So, what is the reference in a nutshell? Usually it is a short comment left by your clients on-line on your web-site, web profile (like WWA entries at proz.com), or just a laminated letter of reference hanging on your office wall. What are the most important elements of a good reference? Well, the one that I consider the most important is the availability of the full particulars of the person who left this or that entry. That is absolutely vital. References left by a John Smith from nowhere look like a fake. There should be at least name of the person in charge, her position, name of the company, and date when this reference was made. Ideally all online references should be linked to the respective web page of the company. There is nothing bad – it will only attract new visitors to the website of this company.

I strongly believe that brevity and clarity of any letter of reference are the pillars of success. That’s why it should not be more than several sentences long (if posted on-line), or one page long (if this is a hard copy). Once again, your potential clients don`t have time for lengthy lists of projects you have completed for this client.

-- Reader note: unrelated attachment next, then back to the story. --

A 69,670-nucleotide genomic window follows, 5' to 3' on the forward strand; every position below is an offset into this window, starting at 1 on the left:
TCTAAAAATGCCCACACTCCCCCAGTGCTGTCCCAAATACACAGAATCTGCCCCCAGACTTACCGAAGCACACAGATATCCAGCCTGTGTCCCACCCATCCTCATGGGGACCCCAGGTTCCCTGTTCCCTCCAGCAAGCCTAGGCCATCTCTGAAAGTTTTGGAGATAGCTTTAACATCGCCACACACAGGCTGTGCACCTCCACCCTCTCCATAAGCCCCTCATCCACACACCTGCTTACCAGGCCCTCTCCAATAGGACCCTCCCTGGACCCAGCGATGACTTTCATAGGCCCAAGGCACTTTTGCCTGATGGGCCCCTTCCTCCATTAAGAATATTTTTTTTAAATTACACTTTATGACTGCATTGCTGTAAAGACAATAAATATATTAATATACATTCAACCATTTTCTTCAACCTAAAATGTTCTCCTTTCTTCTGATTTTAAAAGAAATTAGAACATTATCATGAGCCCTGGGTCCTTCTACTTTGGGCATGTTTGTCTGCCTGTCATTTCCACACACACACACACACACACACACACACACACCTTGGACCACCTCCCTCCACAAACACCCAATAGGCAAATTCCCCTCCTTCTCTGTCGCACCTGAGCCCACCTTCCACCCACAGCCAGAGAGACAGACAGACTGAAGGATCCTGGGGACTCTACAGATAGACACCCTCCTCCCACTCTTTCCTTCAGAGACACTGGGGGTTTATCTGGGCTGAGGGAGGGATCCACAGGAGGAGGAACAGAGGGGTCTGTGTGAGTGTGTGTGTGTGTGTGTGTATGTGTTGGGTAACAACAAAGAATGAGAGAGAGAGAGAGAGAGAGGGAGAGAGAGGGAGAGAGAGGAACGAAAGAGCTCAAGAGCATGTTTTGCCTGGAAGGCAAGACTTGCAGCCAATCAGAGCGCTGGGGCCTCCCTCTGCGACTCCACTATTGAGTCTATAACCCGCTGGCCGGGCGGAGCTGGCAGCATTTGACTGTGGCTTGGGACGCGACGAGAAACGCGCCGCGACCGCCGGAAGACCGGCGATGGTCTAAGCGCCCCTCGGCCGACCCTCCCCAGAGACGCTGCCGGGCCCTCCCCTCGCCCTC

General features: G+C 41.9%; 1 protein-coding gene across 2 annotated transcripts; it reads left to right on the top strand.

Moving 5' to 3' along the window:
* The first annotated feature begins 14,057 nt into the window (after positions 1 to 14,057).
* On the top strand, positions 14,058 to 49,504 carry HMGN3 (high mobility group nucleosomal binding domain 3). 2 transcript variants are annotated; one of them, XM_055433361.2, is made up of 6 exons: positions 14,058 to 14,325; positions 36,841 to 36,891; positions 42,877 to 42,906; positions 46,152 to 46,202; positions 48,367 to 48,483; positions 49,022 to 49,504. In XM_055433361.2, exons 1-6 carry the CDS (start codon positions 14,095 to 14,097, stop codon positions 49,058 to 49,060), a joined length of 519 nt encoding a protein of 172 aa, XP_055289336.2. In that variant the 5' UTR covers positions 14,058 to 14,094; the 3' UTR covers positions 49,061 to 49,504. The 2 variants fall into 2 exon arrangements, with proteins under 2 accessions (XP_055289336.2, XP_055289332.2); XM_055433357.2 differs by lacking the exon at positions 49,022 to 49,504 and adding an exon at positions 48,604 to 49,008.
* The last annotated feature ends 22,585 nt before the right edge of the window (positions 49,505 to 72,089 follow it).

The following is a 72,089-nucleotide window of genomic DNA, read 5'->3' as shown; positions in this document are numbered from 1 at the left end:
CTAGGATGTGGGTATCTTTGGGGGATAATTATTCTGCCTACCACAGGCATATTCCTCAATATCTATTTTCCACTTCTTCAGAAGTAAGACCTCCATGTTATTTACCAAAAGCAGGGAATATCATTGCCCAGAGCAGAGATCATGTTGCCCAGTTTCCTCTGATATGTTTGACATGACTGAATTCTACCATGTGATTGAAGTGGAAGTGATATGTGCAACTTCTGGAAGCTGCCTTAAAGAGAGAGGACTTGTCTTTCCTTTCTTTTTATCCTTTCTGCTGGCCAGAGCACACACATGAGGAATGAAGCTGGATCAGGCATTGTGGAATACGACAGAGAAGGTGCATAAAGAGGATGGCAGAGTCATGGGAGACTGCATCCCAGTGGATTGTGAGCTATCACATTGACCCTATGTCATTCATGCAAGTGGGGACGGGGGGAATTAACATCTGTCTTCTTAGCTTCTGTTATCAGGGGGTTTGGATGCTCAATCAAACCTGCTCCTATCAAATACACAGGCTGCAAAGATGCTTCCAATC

When can you ask for a reference? Well, just after your first translation project completed for this client. Just wait several days to allow your client to get a full picture of the quality you have delivered. Then send her a short e-mail asking for a reference entry. Sometimes clients won`t reply – just don`t be too intrusive in this case. Send another e-mail within several days. If there is no reply, just let it go. Usual reply rate is about 70/30 (i.e. you contact 10 clients, you usually get about 7 references).

Don`t ask your old clients for repeated entries. Why should you ask for another one if you already have good reference?

In conclusion, I would like to once again emphasize the importance of a robust list of happy clients. This list should be «replenished» regularly. There is nothing more disgusting than a web page where the last reference entry is several years old.